Oct 152018

Hyperion, by Dan Simmons

Synopsis: Seven pilgrims journey to a distant world, to visit a mysterious murder-alien who is rumored to grant wishes… or kill you.

Another book I’d been hearing about for forever. Turns out that yeah, this is a damn masterpiece of science fiction.

The novel has a primary storyline, concerning the pilgrimage. However the bulk of the text is the pilgrims tell their life-stories to each other in self-contained novelettes. Each of these novelettes is written in a different style, with a different theme. This allows Simmons to show off his range and versatility, and gives us a rich sampler platter of story-types to read. There’s xeno-exploration, military fic, Poe-style poetic tragedy, family drama, etc. All of them strongly SF-flavored. Each of these novelettes (with one exception) is a deeply engrossing story in its own right, with great character and world building, and engrossing plots. But the really masterful part is the way that all these individual novelettes build up the wider universe that the primary story takes place in. You quickly begin to see hidden actions and associations between the novelettes that isn’t very significant within a single novelette, but that are obviously connected and draw a much larger picture of what’s happening in the world when taken together. It’s telling a meta-story behind/within all the smaller human-scale stories the pilgrims are relating.

Taken together like this, we readers see an epic storyline unfolding from the various pieces we’re given. The feeling that comes with slowly realizing what’s happening is fantastic, and very rare. The only book I can easily recall pulling off something similar was Vellum, though the revelation in Use of Weapons was similar, if smaller scale. This is a hell of a feat for an author, and an absolute delight for a reader. I don’t want to over-hype the book, but it is really good, and you should read it if you haven’t yet.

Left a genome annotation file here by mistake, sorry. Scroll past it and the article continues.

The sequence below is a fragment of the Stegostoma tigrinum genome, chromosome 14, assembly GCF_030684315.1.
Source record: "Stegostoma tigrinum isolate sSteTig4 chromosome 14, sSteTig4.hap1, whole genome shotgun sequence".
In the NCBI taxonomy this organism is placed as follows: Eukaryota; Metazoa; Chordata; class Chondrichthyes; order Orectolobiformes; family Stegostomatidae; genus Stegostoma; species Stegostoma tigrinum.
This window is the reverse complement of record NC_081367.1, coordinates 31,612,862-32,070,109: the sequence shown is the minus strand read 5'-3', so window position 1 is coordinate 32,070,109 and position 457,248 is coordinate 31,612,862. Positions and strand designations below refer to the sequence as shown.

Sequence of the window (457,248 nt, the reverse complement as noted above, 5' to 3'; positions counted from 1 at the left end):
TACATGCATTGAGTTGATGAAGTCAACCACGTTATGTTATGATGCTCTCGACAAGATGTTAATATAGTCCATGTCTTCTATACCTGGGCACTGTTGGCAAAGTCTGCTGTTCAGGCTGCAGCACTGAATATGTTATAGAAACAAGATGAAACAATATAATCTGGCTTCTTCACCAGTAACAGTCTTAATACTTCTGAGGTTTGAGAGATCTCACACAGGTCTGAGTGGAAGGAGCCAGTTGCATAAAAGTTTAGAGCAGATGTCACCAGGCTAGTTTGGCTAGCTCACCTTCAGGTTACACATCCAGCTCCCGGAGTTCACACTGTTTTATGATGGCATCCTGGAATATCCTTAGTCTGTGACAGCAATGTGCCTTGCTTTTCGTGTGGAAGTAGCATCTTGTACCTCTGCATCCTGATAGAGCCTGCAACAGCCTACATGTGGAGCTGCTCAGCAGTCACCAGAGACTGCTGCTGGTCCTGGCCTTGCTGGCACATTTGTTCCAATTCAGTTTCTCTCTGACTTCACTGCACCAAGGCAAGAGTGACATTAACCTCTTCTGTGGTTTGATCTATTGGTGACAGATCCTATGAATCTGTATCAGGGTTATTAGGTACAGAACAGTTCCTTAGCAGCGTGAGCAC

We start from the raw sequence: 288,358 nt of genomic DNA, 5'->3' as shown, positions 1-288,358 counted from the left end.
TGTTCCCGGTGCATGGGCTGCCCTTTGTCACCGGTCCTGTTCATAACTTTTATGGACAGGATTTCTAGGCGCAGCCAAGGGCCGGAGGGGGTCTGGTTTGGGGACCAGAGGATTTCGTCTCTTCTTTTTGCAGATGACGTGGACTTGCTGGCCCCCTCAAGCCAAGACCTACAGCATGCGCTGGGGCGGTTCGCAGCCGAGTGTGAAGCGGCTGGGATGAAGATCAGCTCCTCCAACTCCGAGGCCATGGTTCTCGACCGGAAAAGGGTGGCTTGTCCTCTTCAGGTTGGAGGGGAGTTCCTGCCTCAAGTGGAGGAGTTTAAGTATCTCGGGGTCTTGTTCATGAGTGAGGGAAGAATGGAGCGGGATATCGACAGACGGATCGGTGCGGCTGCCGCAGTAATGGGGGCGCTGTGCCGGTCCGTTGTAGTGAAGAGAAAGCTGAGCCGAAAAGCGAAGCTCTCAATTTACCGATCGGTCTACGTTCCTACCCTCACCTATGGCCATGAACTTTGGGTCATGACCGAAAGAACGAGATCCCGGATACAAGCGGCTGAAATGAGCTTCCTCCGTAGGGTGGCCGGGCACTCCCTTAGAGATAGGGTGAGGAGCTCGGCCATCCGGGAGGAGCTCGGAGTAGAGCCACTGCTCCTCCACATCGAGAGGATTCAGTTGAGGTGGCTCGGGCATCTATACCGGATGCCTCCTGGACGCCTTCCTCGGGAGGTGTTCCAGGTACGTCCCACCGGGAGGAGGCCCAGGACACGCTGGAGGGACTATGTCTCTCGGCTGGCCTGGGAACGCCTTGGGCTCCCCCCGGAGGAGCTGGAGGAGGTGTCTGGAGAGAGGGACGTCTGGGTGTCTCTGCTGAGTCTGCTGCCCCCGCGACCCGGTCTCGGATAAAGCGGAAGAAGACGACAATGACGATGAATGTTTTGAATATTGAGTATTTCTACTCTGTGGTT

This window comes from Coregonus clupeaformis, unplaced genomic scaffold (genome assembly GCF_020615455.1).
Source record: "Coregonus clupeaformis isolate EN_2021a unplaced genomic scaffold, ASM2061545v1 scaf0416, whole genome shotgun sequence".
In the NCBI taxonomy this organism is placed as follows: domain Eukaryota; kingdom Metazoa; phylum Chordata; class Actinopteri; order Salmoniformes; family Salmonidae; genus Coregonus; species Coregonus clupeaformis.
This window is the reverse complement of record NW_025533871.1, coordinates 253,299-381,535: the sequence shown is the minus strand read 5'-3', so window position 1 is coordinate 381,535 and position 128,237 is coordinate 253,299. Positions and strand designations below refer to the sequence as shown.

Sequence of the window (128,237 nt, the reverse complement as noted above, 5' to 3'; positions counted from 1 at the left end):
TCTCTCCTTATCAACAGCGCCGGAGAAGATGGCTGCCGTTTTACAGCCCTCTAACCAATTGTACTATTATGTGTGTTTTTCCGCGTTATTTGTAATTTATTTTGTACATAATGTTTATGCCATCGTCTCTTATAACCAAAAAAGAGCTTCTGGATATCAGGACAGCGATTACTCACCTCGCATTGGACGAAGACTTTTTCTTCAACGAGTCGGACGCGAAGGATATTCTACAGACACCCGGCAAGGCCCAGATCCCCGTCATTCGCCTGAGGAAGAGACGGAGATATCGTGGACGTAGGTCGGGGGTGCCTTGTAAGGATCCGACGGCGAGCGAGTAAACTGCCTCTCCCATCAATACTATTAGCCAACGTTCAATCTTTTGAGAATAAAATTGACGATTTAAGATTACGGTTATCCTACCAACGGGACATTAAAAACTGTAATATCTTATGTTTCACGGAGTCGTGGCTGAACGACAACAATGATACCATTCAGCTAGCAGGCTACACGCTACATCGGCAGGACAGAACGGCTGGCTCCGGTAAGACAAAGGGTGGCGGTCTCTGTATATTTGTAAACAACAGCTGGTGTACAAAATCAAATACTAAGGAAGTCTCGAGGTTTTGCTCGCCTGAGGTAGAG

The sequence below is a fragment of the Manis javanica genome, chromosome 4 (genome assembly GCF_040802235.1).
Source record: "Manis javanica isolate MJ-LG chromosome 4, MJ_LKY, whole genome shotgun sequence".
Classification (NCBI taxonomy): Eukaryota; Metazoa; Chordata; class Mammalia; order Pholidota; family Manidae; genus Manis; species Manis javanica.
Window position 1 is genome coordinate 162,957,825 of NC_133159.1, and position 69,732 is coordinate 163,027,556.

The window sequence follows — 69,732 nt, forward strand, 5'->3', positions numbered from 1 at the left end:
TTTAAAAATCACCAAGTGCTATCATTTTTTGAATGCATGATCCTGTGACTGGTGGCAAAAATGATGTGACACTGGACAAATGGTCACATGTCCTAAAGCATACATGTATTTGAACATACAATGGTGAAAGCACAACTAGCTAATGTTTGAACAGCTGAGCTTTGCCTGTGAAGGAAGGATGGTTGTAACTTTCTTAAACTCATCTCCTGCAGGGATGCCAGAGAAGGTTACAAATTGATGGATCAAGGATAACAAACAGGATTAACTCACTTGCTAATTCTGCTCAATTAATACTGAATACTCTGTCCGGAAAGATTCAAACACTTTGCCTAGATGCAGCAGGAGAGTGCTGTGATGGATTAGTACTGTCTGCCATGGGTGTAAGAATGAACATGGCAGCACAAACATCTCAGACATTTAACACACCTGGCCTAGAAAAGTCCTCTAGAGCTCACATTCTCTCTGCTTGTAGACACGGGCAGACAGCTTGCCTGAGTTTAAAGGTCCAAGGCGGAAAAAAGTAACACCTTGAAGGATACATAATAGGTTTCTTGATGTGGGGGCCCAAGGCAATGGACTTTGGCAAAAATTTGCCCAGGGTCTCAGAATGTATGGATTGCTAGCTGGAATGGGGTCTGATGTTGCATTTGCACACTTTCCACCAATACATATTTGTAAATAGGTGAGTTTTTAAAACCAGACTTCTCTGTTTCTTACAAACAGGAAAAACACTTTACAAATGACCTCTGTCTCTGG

A couple notes: The book is named for an abandoned epic-poem by Keats, and both Keats and the poem are referenced several times within the novel. I looked up the poem, and while I didn’t read it (cuz I suck at poetry), I did read about it, and seeing the deliberate parallels between the two works made the reading process even more enjoyable. Simmons is mirroring the themes in Keats’ poem in an SF setting, and it works.

Also, the reason I read this when I did was because I’ve started listening to the Doofcast, and this was their September Book Club book. They do a long dive into it in their episode, with many cool insights, and I think it makes a great companion. However it is full of spoilers, so wait until after you’ve finished the book. Shout-out and thanks to them for pushing me to do this, or it might have been several more years before I got around to it.

Absolutely Recommended.

  6 Responses to “Not a Book Club Review – Hyperion”

  1. while I didn’t read it (cuz I suck at poetry)

    Is this something you have written about anywhere before? I have often referred to myself as “poetry-impaired” too. You are generally insightful and introspective and I’m curious as to your take on the phenomenon and whether it is familiar to my own poetic experiences.

  2. I remember reading this when I first came out (showing my age) and I loved it. I recommended it to my dad and he read my copy basically right after I finished, and he loved it too. Glad to hear you liked it.

    I’m tempted to go back and reread it since based on aged and life experience I probably missed some nuance and significance when I first read it, but its always so hard to justify rereading anything when there is so much I haven’t read even once yet.

    • Actually, double checking dates, turns out I didn’t read this when it first came out, but rather when one of the sequels came out, which must have prompted my local book store to promote the first book.

  3. You said one of the stories you didn’t like as much. Was that the shit farmer one?

    • No, the shit farmer one was part of the Poet’s story, and I really liked the Poet’s story. The one I disliked was the Private Investigator’s story. It somehow didn’t feel very noir or cyberpunk, despite hitting all the beats. It didn’t draw me in. And the extended action scene was really boring. The info we got about the world and the AIs was interesting, and the Keats character was fascinating! But the story itself just felt kinda dull.

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